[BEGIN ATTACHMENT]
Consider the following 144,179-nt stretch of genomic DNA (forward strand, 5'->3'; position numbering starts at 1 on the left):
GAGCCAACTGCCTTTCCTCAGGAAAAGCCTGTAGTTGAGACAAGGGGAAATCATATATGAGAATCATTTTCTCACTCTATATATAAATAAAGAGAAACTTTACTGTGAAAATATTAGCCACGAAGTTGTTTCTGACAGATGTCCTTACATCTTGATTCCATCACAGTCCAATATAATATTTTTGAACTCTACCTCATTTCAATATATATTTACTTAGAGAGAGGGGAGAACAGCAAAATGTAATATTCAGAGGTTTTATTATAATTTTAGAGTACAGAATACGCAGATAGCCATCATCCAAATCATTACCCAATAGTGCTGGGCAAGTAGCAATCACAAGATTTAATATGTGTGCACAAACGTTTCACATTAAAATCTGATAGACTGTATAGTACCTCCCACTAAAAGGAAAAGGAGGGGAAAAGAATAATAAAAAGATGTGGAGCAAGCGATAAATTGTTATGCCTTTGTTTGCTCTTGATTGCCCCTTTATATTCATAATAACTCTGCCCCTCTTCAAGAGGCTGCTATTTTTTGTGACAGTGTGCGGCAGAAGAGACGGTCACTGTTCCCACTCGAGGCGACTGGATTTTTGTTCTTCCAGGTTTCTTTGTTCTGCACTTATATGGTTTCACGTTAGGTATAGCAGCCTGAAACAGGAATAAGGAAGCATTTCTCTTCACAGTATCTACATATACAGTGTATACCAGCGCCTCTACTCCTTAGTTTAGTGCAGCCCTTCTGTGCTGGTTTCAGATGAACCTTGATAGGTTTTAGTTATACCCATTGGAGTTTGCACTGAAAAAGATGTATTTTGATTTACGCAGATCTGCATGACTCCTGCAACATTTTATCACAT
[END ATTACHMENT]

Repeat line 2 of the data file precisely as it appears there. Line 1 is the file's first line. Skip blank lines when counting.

GAGCCAACTGCCTTTCCTCAGGAAAAGCCTGTAGTTGAGACAAGGGGAAATCATATATGAGAATCATTTTCTCACTCTATATATAAATAAAGAGAAACTTTACTGTGAAAATATTAGCCACGAAGTTGTTTCTGACAGATGTCCTTACATCTTGATTCCATCACAGTCCAATATAATATTTTTGAACTCTACCTCATTTCAATATATATTTACTTAGAGAGAGGGGAGAACAGCAAAATGTAATATTCAGAGGTTTTATTATAATTTTAGAGTACAGAATACGCAGATAGCCATCATCCAAATCATTACCCAATAGTGCTGGGCAAGTAGCAATCACAAGATTTAATATGTGTGCACAAACGTTTCACATTAAAATCTGATAGACTGTATAGTACCTCCCACTAAAAGGAAAAGGAGGGGAAAAGAATAATAAAAAGATGTGGAGCAAGCGATAAATTGTTATGCCTTTGTTTGCTCTTGATTGCCCCTTTATATTCATAATAACTCTGCCCCTCTTCAAGAGGCTGCTATTTTTTGTGACAGTGTGCGGCAGAAGAGACGGTCACTGTTCCCACTCGAGGCGACTGGATTTTTGTTCTTCCAGGTTTCTTTGTTCTGCACTTATATGGTTTCACGTTAGGTATAGCAGCCTGAAACAGGAATAAGGAAGCATTTCTCTTCACAGTATCTACATATACAGTGTATACCAGCGCCTCTACTCCTTAGTTTAGTGCAGCCCTTCTGTGCTGGTTTCAGATGAACCTTGATAGGTTTTAGTTATACCCATTGGAGTTTGCACTGAAAAAGATGTATTTTGATTTACGCAGATCTGCATGACTCCTGCAACATTTTATCACAT